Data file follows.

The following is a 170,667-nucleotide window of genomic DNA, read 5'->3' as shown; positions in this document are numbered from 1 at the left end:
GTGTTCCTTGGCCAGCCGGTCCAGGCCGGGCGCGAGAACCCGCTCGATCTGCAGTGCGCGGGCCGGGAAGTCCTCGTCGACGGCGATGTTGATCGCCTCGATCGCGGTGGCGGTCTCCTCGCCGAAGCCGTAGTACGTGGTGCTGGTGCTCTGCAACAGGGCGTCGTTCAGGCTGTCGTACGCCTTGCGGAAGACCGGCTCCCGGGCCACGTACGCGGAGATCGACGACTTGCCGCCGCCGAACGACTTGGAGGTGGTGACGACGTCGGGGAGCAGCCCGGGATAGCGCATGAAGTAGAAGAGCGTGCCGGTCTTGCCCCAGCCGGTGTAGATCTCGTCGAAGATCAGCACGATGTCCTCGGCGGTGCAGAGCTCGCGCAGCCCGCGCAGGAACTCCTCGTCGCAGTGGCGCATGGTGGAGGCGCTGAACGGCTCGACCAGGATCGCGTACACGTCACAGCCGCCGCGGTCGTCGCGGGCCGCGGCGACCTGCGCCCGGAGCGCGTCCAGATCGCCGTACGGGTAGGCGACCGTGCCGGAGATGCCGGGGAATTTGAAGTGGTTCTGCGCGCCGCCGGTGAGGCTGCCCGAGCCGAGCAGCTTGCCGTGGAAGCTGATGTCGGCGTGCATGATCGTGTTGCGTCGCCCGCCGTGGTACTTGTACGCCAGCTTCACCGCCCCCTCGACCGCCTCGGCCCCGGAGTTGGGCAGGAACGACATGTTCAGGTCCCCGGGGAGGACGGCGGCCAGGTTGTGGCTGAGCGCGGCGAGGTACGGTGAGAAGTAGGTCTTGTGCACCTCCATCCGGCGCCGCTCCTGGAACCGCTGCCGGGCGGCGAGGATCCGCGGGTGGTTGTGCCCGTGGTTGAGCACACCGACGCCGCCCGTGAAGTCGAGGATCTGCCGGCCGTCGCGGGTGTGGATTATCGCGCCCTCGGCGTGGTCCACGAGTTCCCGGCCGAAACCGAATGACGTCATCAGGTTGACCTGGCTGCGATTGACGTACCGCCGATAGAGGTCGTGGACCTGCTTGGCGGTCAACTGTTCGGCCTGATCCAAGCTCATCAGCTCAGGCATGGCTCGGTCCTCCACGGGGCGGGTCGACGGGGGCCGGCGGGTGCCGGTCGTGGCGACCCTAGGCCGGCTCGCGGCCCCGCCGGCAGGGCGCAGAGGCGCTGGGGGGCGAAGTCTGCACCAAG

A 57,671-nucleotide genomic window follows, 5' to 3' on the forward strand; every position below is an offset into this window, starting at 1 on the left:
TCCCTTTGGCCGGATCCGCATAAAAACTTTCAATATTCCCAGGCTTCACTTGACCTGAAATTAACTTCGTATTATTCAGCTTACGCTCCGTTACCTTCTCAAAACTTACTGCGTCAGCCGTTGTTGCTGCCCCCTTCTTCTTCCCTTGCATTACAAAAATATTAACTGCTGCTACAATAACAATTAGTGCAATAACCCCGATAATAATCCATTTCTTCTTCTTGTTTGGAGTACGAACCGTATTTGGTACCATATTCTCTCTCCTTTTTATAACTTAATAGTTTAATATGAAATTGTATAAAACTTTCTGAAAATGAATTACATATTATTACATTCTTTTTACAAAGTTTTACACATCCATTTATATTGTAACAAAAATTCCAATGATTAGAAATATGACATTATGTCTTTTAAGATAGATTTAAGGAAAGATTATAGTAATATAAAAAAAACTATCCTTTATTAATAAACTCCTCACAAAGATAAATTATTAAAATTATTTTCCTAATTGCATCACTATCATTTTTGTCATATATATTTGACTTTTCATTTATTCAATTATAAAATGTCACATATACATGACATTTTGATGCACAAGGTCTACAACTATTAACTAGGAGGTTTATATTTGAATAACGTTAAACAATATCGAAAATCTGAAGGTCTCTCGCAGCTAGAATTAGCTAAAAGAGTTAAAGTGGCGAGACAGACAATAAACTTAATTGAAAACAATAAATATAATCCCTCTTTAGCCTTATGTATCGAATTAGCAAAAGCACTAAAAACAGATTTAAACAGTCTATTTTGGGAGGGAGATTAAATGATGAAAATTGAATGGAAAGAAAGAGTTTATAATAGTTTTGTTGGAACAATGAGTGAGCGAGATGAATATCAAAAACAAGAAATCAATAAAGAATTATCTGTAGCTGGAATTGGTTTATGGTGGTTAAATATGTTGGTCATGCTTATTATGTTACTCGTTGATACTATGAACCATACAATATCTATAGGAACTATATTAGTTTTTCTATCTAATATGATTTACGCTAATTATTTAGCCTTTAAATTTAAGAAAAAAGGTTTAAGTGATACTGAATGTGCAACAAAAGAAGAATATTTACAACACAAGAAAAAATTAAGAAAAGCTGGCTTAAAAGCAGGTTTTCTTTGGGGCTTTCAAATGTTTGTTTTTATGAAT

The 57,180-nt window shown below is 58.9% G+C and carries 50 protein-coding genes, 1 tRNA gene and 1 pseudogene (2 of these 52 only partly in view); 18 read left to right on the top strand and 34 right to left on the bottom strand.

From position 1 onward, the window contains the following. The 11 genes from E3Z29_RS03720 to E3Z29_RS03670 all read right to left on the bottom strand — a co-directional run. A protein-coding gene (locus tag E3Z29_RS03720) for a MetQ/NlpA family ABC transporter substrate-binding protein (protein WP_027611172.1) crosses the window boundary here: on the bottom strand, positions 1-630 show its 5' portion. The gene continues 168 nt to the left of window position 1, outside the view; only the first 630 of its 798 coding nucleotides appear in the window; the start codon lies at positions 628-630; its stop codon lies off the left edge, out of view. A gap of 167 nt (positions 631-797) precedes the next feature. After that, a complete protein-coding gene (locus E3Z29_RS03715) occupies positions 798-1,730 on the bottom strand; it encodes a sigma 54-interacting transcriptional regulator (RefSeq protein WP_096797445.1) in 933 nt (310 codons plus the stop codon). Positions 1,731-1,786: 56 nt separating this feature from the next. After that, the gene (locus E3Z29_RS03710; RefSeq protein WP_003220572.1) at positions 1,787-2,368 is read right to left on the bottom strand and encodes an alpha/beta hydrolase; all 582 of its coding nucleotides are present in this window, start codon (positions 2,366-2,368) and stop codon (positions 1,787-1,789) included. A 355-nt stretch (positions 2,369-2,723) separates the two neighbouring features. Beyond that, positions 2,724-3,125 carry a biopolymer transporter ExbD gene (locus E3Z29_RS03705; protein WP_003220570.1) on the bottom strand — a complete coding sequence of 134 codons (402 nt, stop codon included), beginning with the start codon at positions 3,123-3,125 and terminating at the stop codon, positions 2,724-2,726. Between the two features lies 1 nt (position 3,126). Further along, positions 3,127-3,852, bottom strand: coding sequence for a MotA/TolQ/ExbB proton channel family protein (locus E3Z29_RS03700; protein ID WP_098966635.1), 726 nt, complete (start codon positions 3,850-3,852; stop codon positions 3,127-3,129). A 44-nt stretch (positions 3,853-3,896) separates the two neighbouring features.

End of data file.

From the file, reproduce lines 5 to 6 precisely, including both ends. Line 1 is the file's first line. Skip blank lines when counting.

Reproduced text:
The 57,180-nt window shown below is 58.9% G+C and carries 50 protein-coding genes, 1 tRNA gene and 1 pseudogene (2 of these 52 only partly in view); 18 read left to right on the top strand and 34 right to left on the bottom strand.

From position 1 onward, the window contains the following. The 11 genes from E3Z29_RS03720 to E3Z29_RS03670 all read right to left on the bottom strand — a co-directional run. A protein-coding gene (locus tag E3Z29_RS03720) for a MetQ/NlpA family ABC transporter substrate-binding protein (protein WP_027611172.1) crosses the window boundary here: on the bottom strand, positions 1-630 show its 5' portion. The gene continues 168 nt to the left of window position 1, outside the view; only the first 630 of its 798 coding nucleotides appear in the window; the start codon lies at positions 628-630; its stop codon lies off the left edge, out of view. A gap of 167 nt (positions 631-797) precedes the next feature. After that, a complete protein-coding gene (locus E3Z29_RS03715) occupies positions 798-1,730 on the bottom strand; it encodes a sigma 54-interacting transcriptional regulator (RefSeq protein WP_096797445.1) in 933 nt (310 codons plus the stop codon). Positions 1,731-1,786: 56 nt separating this feature from the next. After that, the gene (locus E3Z29_RS03710; RefSeq protein WP_003220572.1) at positions 1,787-2,368 is read right to left on the bottom strand and encodes an alpha/beta hydrolase; all 582 of its coding nucleotides are present in this window, start codon (positions 2,366-2,368) and stop codon (positions 1,787-1,789) included. A 355-nt stretch (positions 2,369-2,723) separates the two neighbouring features. Beyond that, positions 2,724-3,125 carry a biopolymer transporter ExbD gene (locus E3Z29_RS03705; protein WP_003220570.1) on the bottom strand — a complete coding sequence of 134 codons (402 nt, stop codon included), beginning with the start codon at positions 3,123-3,125 and terminating at the stop codon, positions 2,724-2,726. Between the two features lies 1 nt (position 3,126). Further along, positions 3,127-3,852, bottom strand: coding sequence for a MotA/TolQ/ExbB proton channel family protein (locus E3Z29_RS03700; protein ID WP_098966635.1), 726 nt, complete (start codon positions 3,850-3,852; stop codon positions 3,127-3,129). A 44-nt stretch (positions 3,853-3,896) separates the two neighbouring features.